All these cases, and yet it seems the torture continues in Bahrain. Within the last year, demonstrators have continued to take to the streets; and many are apprehended, detained, and torture by security forces. We hope on this anniversary that the international world focuses on Bahrain.
“What Bahrainis need is international pressure, international attention to stop the torture, stop the human rights violations; then, we can fight for democracy ourselves,” said Maryam Al-Khawaja, daugher of Abdulhadi and current foreign affairs officer from the Bahrain Centre for Human Rights, during a panel discussion last year.
Following a series of recent violent crackdowns against demonstrators in Egypt (most strikingly following deaths at a football match in Port Said), we have a released a statement on our website calling for Egypt to immediately stop inflicting violence and torture and to implement a thorough investigation into the perpetrators:
The IRCT today calls for the Egyptian General Attorney to implement a prompt and thorough investigation into dozens of cases of torture and ill-treatment in Egypt that have occurred since the November 2011 crackdown on demonstrators.
We join a coalition of lawyers and human rights defenders, including IRCT Egyptian member El Nadeem Centre for Management and Rehabilitation of Victims of Violence, in seeking an end to the recent violence and torture and a comprehensive inquiry into these violations. In addition, we echo the demand for accountability of security forces in connection to the massacre of football fans in Port Said last Wednesday.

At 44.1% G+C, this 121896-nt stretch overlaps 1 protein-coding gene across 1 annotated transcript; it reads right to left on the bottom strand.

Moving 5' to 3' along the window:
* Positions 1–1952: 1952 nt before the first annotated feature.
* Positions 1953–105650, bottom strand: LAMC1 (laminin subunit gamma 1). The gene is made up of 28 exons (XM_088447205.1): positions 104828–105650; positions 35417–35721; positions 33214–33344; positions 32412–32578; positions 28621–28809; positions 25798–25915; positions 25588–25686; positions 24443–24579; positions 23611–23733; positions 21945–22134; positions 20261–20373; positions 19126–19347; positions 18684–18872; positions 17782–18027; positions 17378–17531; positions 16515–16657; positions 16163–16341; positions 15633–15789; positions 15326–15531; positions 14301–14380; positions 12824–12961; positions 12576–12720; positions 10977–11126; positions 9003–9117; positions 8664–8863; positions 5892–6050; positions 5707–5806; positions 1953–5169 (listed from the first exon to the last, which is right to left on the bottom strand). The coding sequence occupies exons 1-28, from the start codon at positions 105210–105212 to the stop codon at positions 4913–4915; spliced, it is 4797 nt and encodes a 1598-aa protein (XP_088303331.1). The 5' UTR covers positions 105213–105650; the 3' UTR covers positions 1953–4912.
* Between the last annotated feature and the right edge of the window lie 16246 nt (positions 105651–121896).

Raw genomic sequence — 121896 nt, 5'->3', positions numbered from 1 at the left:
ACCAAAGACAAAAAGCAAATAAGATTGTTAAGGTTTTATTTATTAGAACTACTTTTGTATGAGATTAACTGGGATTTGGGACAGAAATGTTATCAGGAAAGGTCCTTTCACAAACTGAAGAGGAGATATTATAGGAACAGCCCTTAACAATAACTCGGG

Furthermore, the IRCT also condemns the targeted attacks – including arbitrary arrests, beatings, and shootings – on field hospitals constructed in Tahrir Square. The field hospitals, which were constructed to treat those wounded in the protests, have sustained several attacks on both doctors and patients.
“Moving forward” and “learning lessons” cannot be done without holding perpetrators of torture to account
After 25 years in exile, Jean-Claude “Baby Doc” Duvalier, the former ‘president for life’ responsible for the deaths of over 30,000 Haitians, returned to his country and was promptly put on trial.
However, much to the likely devastation of the survivors of his torturous regime and the families of victims killed during his term, he has only been charged with corruption and embezzlement. There are to be no charges for the torture, extrajudicial killings, and ‘disappearances’ that the victims of his crimes deserve to see him held accountable for.
And both expectantly and deservedly, the condemnations of the Haitian decision have come flooding in. From the Washington Post Editorial Board to the UN High Commission for Human Rights, the magistrate responsible for the decision has been unanimously vilified for allowing Duvalier impunity for his most heinous crimes and human rights violations. I agree that Duvalier should be held accountable and that this recent decision was rightfully worthy of condemnation.
However, a common from Haiti’s current president caught my attention: Asked about the Duvalier case, President Martelly told The Washington Post: “It is part of the past. We need to learn our lessons and move forward.”
President Martelly’s language is markedly similar to another leader a little to the north of the island nation. The current U.S. administration has refused to pursue an investigation or charges against top Bush Administration officials for allegations of torture committed during the so-called ‘war on terror’, with Obama saying in a statement that it is a “time for reflection, not retribution”. These crimes too have been swept under the carpet, despite international obligations to properly investigate and hold perpetrators to account.
Yet both Duvalier and U.S. government officials need to be held to account for their crimes. Sweeping the responsibility for these crimes under the rug not only fails the state’s obligations to the survivors and victims’ families; it perpetuates a cycle of impunity, and gives a free rein for torturers to continue.